It seems like every year on January 1, more than half the U.S. population resolves to join a gym, eat healthy, and lose 10 pounds. Other common resolutions include spending less and saving more, quitting smoking, and learning something new.
Though resolutions often sound cliché, there's no denying that everyone can benefit from an achievable, healthy goal—and what better time to start than at the beginning of a brand new year?
If you're nearing your high school graduation or in search of a new career, then going to college will probably be at the forefront of your mind this year. And unless you want 2013 to also be the year you racked up thousands of dollars in student loan debt, we recommend you consider at least one of the following scholarship-related New Year's resolutions.
[Did you keep last year's scholarship resolutions?]
5. Build up your résumé: Before you start filling out all those scholarship applications, you'll need some accomplishments to brag about. If you spent most of the last few years with your head in your textbooks—or in front of the television–then now's the time to get out of the house and do something.
Think about your interests and find an activity that would look great on your scholarship application. Love fashion and shopping? Consider a part-time job in retail.
Both college admissions offices and scholarship providers love seeing work experience on a résumé. Plus, you could end up with a great discount and meet a lot of fun people along the way.
If you already have a job or you don't want to worry about job searching, we definitely recommend adding in a few hours of volunteer work through your place of worship or a local club or nonprofit. Many scholarships reward applicants for serving the greater good, and making a difference in your community also feels awesome.
4. Use social media for more than socializing: Did you know that Twitter and Facebook are good for more than just posting cute pictures of your friends and sharing your minute-by-minute Spotify playlist? There are a lot of great scholarship-related Twitter feeds just begging you to follow them, including @scholarshipsusa, @scholarshipscom, @USNewsEducation, and our organization, @ScholAmerica.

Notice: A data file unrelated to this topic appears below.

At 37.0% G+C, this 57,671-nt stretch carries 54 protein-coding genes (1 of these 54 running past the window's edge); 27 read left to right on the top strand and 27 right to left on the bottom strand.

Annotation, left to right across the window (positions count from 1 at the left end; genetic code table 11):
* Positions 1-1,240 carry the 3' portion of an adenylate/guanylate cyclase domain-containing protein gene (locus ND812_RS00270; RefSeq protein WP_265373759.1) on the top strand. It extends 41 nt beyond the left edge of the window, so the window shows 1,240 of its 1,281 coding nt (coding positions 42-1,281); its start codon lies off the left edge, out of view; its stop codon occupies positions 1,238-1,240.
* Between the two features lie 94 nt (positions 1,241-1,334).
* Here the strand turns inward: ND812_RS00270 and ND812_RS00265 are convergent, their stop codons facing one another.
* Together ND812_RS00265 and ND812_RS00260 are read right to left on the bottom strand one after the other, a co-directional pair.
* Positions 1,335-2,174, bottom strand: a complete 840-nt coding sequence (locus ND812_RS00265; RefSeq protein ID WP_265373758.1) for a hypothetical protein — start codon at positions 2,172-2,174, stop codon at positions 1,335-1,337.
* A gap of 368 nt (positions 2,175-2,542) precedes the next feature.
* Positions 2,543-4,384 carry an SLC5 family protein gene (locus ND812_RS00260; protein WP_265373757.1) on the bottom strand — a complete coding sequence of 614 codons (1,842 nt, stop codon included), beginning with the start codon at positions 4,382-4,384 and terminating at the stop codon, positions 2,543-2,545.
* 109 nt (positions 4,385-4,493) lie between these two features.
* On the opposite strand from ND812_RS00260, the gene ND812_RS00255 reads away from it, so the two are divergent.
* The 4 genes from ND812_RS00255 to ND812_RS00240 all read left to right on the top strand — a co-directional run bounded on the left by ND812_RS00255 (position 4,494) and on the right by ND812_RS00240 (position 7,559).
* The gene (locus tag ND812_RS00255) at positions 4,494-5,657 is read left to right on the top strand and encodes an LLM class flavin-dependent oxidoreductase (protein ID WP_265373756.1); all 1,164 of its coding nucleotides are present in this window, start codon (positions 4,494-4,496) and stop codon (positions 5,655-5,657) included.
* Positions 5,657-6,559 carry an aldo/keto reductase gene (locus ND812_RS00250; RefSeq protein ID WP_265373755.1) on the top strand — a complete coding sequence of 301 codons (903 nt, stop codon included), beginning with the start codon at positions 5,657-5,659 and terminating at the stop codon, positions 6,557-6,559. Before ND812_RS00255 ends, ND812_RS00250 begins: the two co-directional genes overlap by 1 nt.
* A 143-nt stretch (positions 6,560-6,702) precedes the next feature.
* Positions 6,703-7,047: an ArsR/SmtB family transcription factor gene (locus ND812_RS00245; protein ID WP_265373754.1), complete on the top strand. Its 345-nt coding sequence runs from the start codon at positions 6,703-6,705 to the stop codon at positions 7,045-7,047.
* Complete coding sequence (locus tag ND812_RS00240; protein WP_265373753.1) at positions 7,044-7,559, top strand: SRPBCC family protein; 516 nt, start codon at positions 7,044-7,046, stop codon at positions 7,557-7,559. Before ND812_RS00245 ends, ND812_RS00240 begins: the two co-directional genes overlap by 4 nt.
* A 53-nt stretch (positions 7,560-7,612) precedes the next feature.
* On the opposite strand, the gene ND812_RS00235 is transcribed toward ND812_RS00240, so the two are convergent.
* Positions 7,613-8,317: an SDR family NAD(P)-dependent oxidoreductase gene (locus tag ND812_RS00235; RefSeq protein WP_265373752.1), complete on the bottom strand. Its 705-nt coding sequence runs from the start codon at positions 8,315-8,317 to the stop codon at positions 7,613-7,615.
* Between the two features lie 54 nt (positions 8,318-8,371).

Make it one of your 2013 goals to follow at least one of these scholarship feeds to ensure you've got the latest scholarship news.
3. Search for scholarships regularly: The average young person, ages 13 to 24, spends 16.7 hours plugged into the Internet every week, more than talking on the phone or watching TV, according to a study by Yahoo! and ad agency Carat Interactive. Though we all know there's a lot of junk on the Web, there is also a vast amount of excellent and essential scholarship-related websites and search engines.
This year, we challenge you to spend an hour every week using an online scholarship search engine like Scholarships.com, CollegeBoard.com, CollegeNet.com, or Fastweb.com. All of these tools will help you find the scholarships that most closely match your interests, talents, and major.
2. Use local resources: Though searching for scholarships online is relatively easy, make it a goal this year to search for scholarships the old-fashioned way: by using resources in your own community. Your high school is a great place to start. Your guidance counselor should be a great resource for scholarships available at the local level, such as through a foundation or Dollars for Scholars chapter.
Other great community resources include a Rotary or Lions Club, your place of worship, and your own or your parents' employers. These places don't necessarily advertise online, and you could miss out on a great opportunity for college cash if you're only searching the Web.
[See how parents can help students find scholarships.]
1. Fill out the FAFSA: We've saved the best for last. Though not necessarily the most exciting New Year's resolution, filling out the FAFSA, or Free Application for Federal Student Aid, is the most important. And if you undertake only one of our recommended resolutions, this is the one to pick.
Don't risk throwing away free money simply because you don't think you're eligible; the vast majority of students who fill out the FAFSA will qualify for some sort of federal financial aid. You can apply online at FAFSA.gov, or download a copy at www.studentaid.ed.gov/PDFfafsa.
Michelle Showalter joined Scholarship America in 2007 and is an alumna of Luther College in Decorah, Iowa.